This paper discusses a method of incorporating the experimental data scatter of mean stress into strain-life equations, therefore a number of sets of test data are compared with strain-life equations generalized using a Walker mean stress-like method. Emphasis is placed on the Walker method, as previous work in a stress-life context [10,11] and strain-life context [12] has shown that it is superior to other common methods of handling mean stress effects. Previous work [12] shows that the Walker mean stress equation gives excellent results for steels, titanium and aluminium alloys. In addition, Walker's approach has a number of advantages: (1) all data at all mean stresses can be combined into a single fitting procedure to determine the constants for the stress-life curve, (2) the Walker parameter y that arises

* Corresponding author. Tel.: +1-703-226-4076; Fax: +1-703-237-0301. E-mail address: napetre@tda-i.com

1877-7058 © 2015 The Authors. Published by Elsevier Ltd. This is an open access article under the CC BY-NC-ND license (http://creativecommons.org/licenses/by-nc-nd/4.0/).

Peer-review under responsibility of INEGI - Institute of Science and Innovation in Mechanical and Industrial Engineering doi:10.1016/j.proeng.2015.08.103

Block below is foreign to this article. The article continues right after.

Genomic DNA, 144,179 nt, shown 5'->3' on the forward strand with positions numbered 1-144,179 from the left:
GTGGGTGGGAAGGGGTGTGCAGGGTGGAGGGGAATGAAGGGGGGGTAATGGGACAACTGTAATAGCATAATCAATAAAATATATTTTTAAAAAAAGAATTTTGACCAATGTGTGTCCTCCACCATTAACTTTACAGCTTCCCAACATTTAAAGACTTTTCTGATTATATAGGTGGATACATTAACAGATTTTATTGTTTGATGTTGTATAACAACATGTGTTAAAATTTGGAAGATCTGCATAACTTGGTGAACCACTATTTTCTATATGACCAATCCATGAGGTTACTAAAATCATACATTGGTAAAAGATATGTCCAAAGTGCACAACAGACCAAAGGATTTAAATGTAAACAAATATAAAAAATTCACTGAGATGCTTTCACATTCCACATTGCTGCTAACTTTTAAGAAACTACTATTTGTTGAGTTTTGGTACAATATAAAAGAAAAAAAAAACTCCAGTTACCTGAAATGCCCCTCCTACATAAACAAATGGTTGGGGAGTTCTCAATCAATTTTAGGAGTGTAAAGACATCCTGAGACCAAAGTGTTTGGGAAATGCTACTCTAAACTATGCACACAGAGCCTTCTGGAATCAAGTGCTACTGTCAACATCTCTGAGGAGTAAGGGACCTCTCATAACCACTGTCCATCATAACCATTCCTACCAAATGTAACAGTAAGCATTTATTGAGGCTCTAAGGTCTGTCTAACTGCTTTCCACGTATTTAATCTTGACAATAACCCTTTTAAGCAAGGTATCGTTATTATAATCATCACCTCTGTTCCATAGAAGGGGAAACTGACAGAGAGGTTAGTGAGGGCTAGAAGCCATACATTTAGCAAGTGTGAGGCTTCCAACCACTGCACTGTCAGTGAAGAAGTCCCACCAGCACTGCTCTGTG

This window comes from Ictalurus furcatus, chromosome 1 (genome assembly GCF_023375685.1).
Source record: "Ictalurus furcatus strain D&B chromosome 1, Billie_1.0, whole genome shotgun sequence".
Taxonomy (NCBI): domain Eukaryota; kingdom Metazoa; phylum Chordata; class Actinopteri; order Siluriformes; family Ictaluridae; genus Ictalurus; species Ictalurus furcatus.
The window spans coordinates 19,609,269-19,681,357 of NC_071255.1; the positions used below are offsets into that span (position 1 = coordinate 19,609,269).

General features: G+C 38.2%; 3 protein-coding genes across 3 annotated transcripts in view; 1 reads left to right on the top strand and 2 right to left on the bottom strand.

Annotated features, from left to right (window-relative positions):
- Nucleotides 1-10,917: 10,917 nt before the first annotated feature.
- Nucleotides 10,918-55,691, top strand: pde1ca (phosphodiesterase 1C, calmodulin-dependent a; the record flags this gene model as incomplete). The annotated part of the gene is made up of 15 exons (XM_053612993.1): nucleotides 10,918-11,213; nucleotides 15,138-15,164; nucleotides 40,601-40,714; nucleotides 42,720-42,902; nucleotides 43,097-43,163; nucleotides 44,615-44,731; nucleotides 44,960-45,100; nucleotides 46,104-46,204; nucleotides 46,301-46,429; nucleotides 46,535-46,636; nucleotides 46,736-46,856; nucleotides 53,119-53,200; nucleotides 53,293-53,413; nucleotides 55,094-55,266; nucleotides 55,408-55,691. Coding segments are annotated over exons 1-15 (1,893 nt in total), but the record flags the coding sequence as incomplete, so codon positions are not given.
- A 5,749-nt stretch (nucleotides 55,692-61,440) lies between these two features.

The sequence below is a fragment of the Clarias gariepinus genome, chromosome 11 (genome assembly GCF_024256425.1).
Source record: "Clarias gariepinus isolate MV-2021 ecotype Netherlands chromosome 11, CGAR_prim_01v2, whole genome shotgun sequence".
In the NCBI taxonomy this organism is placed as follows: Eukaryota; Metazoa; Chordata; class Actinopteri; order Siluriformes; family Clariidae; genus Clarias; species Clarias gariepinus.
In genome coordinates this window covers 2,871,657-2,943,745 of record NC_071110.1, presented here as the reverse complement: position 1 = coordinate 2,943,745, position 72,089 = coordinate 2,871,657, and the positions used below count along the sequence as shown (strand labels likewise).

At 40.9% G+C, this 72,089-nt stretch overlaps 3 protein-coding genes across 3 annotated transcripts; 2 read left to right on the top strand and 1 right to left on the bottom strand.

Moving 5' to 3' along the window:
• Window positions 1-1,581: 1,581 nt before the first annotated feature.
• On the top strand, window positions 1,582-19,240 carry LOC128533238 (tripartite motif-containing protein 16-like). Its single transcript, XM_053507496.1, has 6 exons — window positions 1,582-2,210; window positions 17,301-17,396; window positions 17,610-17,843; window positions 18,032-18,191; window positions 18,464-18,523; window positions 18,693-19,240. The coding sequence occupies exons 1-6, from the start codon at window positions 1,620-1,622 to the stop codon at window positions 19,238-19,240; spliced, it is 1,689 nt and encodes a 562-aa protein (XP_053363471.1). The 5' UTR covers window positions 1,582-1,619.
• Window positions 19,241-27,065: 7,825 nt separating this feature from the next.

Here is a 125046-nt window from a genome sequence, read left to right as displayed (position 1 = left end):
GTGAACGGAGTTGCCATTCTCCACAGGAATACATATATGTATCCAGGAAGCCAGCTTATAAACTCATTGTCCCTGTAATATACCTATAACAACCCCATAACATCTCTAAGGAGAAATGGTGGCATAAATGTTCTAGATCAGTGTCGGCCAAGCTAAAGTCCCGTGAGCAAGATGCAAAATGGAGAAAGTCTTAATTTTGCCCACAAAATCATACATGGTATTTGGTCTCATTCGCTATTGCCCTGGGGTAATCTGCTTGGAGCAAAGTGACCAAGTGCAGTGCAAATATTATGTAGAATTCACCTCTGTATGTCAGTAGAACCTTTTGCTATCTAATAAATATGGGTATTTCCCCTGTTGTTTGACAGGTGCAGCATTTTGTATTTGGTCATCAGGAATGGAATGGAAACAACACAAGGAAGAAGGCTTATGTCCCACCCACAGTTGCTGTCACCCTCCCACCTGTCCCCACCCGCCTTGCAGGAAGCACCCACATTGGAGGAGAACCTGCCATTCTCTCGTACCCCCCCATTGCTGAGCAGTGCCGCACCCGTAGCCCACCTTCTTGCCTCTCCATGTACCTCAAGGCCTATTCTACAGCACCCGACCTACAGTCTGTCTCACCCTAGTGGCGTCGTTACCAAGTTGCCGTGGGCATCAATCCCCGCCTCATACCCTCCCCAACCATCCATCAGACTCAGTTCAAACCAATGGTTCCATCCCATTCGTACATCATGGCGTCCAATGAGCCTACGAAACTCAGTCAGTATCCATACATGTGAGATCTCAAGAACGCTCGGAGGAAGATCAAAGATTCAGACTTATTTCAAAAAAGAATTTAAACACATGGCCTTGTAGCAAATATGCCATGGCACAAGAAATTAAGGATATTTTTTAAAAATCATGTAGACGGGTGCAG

from this fitting is related to the sensitivity of the material to mean stress, giving this approach a versatility that is not possessed by the other common mean stress methods.

Nomenclature

bw exponent constant for a Walker method stress-life fit

cw exponent constant for a plastic strain versus Walker-equivalent-life curve

Nf fatigue life; cycles to failure

NW Walker equivalent life

R stress ratio, R = <min/<max

Re strain ratio, Re = emfa/emax

ea strain amplitude

Ae strain range, Ae = 2ea

em mean strain

epa plastic strain amplitude

Y fitting constant for the classical Walker equation

Y fitting constant for the present model <max maximum stress

< min minimum stress <a stress amplitude

< m mean stress

A< stress range, A< = 2< a